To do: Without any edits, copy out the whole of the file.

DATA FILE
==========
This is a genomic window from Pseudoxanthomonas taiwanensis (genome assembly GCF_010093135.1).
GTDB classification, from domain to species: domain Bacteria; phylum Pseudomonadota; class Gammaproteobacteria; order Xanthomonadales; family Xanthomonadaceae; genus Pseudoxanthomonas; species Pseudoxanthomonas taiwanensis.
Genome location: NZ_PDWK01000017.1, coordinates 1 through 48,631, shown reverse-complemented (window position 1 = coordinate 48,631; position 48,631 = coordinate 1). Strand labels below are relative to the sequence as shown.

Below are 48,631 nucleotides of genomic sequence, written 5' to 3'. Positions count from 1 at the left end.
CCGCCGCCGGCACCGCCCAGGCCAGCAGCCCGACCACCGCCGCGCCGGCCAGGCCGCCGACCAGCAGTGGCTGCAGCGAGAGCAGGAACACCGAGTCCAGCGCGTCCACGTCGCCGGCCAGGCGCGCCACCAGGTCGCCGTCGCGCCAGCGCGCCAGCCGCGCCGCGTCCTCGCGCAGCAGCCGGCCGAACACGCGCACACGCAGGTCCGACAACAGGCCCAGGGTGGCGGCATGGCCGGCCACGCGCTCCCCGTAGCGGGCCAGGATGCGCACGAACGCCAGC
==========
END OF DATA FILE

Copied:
This is a genomic window from Pseudoxanthomonas taiwanensis (genome assembly GCF_010093135.1).
GTDB classification, from domain to species: domain Bacteria; phylum Pseudomonadota; class Gammaproteobacteria; order Xanthomonadales; family Xanthomonadaceae; genus Pseudoxanthomonas; species Pseudoxanthomonas taiwanensis.
Genome location: NZ_PDWK01000017.1, coordinates 1 through 48,631, shown reverse-complemented (window position 1 = coordinate 48,631; position 48,631 = coordinate 1). Strand labels below are relative to the sequence as shown.

Below are 48,631 nucleotides of genomic sequence, written 5' to 3'. Positions count from 1 at the left end.
CCGCCGCCGGCACCGCCCAGGCCAGCAGCCCGACCACCGCCGCGCCGGCCAGGCCGCCGACCAGCAGTGGCTGCAGCGAGAGCAGGAACACCGAGTCCAGCGCGTCCACGTCGCCGGCCAGGCGCGCCACCAGGTCGCCGTCGCGCCAGCGCGCCAGCCGCGCCGCGTCCTCGCGCAGCAGCCGGCCGAACACGCGCACACGCAGGTCCGACAACAGGCCCAGGGTGGCGGCATGGCCGGCCACGCGCTCCCCGTAGCGGGCCAGGATGCGCACGAACGCCAGC